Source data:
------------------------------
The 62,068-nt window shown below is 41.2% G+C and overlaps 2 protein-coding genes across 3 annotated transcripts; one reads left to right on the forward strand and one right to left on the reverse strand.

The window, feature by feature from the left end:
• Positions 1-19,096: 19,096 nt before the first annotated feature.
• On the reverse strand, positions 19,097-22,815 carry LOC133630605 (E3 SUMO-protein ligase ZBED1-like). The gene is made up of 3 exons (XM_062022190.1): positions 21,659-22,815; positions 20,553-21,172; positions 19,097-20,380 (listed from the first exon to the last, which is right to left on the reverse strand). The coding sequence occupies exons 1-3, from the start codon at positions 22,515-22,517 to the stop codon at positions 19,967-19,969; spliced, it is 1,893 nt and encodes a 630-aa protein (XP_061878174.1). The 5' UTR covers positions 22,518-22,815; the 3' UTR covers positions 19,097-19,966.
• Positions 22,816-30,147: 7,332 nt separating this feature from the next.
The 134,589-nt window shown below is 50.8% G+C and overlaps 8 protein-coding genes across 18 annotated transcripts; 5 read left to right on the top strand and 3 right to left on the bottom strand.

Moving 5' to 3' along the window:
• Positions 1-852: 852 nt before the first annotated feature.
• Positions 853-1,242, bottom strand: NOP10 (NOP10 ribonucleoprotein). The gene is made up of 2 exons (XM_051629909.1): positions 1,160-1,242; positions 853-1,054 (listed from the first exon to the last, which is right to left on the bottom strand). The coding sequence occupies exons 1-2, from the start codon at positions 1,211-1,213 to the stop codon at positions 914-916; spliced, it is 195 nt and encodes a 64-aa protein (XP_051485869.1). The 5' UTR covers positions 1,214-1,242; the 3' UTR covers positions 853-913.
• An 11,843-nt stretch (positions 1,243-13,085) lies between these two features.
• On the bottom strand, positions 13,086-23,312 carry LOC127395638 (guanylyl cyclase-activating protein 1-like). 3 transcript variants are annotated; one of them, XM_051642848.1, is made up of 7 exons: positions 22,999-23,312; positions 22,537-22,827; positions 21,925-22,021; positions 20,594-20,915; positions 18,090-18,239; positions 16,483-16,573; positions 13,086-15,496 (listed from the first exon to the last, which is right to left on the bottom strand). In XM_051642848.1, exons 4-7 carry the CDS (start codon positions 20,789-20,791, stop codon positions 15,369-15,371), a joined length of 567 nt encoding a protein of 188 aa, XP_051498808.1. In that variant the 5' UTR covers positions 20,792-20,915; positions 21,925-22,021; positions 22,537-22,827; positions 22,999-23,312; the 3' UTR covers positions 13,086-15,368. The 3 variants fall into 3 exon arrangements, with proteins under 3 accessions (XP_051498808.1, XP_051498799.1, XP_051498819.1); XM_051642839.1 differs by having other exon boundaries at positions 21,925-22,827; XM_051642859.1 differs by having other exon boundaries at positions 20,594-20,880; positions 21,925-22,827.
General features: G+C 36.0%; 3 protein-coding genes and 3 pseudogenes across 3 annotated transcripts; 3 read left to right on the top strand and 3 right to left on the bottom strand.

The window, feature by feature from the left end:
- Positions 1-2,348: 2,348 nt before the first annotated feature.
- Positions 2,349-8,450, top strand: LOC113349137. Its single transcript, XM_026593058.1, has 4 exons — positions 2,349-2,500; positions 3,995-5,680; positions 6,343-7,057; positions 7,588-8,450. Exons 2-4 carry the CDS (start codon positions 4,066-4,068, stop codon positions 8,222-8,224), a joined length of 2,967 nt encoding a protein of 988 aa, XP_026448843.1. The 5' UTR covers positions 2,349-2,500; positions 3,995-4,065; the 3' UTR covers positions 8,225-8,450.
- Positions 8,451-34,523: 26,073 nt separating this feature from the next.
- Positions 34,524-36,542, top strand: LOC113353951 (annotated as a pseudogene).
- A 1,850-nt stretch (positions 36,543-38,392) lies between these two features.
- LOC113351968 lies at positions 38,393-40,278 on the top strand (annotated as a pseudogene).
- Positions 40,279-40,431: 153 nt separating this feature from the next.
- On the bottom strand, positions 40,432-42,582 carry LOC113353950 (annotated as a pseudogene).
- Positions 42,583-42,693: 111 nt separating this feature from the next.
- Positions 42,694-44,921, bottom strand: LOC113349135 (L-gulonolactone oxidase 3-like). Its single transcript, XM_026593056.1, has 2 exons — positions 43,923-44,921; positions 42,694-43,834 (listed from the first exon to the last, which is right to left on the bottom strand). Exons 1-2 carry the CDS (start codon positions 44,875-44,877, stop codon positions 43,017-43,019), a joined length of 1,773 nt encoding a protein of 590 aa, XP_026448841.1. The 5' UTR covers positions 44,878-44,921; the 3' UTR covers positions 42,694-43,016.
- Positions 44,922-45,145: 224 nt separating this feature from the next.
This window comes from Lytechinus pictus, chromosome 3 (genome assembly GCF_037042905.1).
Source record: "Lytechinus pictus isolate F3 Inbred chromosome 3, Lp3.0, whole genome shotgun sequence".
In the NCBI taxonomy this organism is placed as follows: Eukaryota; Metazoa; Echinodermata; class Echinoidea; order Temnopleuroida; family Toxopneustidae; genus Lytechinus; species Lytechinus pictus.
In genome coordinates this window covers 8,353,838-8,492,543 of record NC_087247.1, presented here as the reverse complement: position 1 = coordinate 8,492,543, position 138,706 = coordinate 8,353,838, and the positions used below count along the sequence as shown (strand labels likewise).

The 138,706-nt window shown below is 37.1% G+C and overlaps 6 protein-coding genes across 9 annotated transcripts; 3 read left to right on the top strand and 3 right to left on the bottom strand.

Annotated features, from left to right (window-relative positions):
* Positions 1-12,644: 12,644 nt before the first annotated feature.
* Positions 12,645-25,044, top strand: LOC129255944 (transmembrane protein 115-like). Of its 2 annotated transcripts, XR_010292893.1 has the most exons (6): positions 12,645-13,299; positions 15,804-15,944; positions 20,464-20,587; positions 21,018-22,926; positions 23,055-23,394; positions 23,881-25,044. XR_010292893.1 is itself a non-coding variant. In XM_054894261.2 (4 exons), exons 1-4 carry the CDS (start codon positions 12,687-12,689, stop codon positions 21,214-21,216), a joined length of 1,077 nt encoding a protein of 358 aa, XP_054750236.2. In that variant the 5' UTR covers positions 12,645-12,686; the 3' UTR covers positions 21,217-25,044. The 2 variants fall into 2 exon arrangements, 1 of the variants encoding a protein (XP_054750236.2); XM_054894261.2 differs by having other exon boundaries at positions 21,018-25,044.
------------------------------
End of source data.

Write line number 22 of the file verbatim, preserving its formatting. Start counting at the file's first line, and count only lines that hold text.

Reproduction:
- Positions 42,583-42,693: 111 nt separating this feature from the next.